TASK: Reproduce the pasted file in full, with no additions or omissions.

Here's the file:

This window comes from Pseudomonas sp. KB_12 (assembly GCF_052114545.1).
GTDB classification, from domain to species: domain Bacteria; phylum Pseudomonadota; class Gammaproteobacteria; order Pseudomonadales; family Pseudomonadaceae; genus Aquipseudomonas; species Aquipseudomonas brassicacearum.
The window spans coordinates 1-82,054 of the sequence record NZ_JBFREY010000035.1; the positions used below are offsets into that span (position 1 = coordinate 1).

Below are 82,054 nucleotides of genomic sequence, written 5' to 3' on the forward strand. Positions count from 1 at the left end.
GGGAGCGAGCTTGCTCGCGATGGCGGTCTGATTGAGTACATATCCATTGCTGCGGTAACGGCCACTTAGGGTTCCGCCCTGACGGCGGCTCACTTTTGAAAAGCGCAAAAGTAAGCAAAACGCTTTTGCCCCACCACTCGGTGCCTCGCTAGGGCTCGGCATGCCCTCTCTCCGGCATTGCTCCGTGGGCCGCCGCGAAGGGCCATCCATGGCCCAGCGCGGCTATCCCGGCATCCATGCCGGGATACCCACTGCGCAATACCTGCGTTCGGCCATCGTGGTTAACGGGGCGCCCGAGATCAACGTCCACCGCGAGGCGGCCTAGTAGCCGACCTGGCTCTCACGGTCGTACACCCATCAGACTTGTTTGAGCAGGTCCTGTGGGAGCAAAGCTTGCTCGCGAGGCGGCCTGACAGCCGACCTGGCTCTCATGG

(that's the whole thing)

This window comes from Pseudomonas sp. KB_12 (assembly GCF_052114545.1).
GTDB classification, from domain to species: domain Bacteria; phylum Pseudomonadota; class Gammaproteobacteria; order Pseudomonadales; family Pseudomonadaceae; genus Aquipseudomonas; species Aquipseudomonas brassicacearum.
The window spans coordinates 1-82,054 of the sequence record NZ_JBFREY010000035.1; the positions used below are offsets into that span (position 1 = coordinate 1).

Below are 82,054 nucleotides of genomic sequence, written 5' to 3' on the forward strand. Positions count from 1 at the left end.
GGGAGCGAGCTTGCTCGCGATGGCGGTCTGATTGAGTACATATCCATTGCTGCGGTAACGGCCACTTAGGGTTCCGCCCTGACGGCGGCTCACTTTTGAAAAGCGCAAAAGTAAGCAAAACGCTTTTGCCCCACCACTCGGTGCCTCGCTAGGGCTCGGCATGCCCTCTCTCCGGCATTGCTCCGTGGGCCGCCGCGAAGGGCCATCCATGGCCCAGCGCGGCTATCCCGGCATCCATGCCGGGATACCCACTGCGCAATACCTGCGTTCGGCCATCGTGGTTAACGGGGCGCCCGAGATCAACGTCCACCGCGAGGCGGCCTAGTAGCCGACCTGGCTCTCACGGTCGTACACCCATCAGACTTGTTTGAGCAGGTCCTGTGGGAGCAAAGCTTGCTCGCGAGGCGGCCTGACAGCCGACCTGGCTCTCATGG